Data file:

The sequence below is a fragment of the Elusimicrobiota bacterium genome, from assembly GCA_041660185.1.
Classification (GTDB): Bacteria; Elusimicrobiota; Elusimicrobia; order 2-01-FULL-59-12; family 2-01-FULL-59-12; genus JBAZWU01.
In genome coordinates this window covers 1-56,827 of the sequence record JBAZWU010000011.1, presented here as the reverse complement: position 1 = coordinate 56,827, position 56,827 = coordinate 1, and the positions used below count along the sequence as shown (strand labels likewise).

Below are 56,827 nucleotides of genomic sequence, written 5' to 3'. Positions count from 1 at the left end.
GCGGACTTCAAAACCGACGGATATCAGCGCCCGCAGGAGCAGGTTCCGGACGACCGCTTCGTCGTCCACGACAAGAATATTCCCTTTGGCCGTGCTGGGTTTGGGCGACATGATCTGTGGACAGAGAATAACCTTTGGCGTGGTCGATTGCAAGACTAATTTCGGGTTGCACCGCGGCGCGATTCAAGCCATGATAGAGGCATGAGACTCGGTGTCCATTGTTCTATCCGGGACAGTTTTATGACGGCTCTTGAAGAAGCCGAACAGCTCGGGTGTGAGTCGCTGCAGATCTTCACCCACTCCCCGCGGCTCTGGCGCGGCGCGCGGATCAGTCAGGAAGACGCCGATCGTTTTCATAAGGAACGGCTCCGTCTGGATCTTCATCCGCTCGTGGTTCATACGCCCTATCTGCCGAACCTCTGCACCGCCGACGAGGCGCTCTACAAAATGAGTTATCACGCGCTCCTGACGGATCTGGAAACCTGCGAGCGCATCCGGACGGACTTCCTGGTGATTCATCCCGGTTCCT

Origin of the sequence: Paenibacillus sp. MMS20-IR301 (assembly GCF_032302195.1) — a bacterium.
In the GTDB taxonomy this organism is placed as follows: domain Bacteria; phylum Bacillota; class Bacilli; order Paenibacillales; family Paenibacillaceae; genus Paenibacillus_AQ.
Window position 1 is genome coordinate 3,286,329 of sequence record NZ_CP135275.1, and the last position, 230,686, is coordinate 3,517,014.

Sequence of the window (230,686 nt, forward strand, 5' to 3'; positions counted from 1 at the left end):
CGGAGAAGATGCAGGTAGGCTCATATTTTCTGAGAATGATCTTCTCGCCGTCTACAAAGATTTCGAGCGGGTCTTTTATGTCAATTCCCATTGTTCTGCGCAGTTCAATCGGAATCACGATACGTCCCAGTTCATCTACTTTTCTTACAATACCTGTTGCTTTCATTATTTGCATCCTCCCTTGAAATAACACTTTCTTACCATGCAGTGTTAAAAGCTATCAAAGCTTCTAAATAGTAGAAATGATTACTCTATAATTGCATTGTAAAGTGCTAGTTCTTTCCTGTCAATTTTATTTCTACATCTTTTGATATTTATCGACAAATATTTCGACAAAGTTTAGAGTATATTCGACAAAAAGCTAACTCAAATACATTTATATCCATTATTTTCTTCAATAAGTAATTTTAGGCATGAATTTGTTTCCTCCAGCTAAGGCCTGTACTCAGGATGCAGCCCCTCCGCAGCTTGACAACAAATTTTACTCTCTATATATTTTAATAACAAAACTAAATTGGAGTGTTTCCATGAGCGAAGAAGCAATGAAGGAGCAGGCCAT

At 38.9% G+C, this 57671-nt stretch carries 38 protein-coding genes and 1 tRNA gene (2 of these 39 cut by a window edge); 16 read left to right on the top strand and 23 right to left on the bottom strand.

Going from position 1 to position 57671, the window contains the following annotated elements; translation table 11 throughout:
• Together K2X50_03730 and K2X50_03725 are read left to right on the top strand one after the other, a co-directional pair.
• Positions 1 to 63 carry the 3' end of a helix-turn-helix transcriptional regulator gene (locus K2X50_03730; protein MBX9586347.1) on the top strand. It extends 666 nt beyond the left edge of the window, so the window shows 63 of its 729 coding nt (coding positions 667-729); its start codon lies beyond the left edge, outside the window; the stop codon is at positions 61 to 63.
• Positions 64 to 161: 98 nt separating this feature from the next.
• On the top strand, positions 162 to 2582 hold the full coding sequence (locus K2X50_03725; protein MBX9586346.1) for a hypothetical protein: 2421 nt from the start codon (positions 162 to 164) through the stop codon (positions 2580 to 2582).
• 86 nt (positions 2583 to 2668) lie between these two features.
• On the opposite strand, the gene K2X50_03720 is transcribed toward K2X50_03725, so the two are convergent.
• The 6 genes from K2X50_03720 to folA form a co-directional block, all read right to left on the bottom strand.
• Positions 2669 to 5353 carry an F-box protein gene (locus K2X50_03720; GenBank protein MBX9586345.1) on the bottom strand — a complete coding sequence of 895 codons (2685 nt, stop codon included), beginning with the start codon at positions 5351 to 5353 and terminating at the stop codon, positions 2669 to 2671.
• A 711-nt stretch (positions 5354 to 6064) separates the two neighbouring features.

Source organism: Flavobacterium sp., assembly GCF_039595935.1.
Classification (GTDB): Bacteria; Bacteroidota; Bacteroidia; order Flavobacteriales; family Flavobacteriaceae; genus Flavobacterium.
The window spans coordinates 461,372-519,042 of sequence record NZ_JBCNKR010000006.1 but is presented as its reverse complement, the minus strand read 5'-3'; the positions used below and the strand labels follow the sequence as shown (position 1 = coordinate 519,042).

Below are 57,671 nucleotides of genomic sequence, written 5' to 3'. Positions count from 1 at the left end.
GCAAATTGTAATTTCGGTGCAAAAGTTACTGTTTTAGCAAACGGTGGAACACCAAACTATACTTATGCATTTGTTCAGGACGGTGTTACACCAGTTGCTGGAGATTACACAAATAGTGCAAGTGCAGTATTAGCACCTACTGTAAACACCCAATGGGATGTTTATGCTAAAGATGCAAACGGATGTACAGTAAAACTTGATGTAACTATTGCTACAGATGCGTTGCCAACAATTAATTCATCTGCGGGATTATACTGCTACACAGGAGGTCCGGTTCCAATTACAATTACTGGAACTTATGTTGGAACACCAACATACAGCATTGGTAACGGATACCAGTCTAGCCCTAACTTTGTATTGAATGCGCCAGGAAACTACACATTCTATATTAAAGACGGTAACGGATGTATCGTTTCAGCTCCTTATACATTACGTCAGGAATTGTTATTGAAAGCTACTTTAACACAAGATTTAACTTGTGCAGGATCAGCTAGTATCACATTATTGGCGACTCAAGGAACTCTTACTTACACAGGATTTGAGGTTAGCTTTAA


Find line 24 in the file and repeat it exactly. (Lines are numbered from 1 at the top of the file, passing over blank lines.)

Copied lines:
The window spans coordinates 461,372-519,042 of sequence record NZ_JBCNKR010000006.1 but is presented as its reverse complement, the minus strand read 5'-3'; the positions used below and the strand labels follow the sequence as shown (position 1 = coordinate 519,042).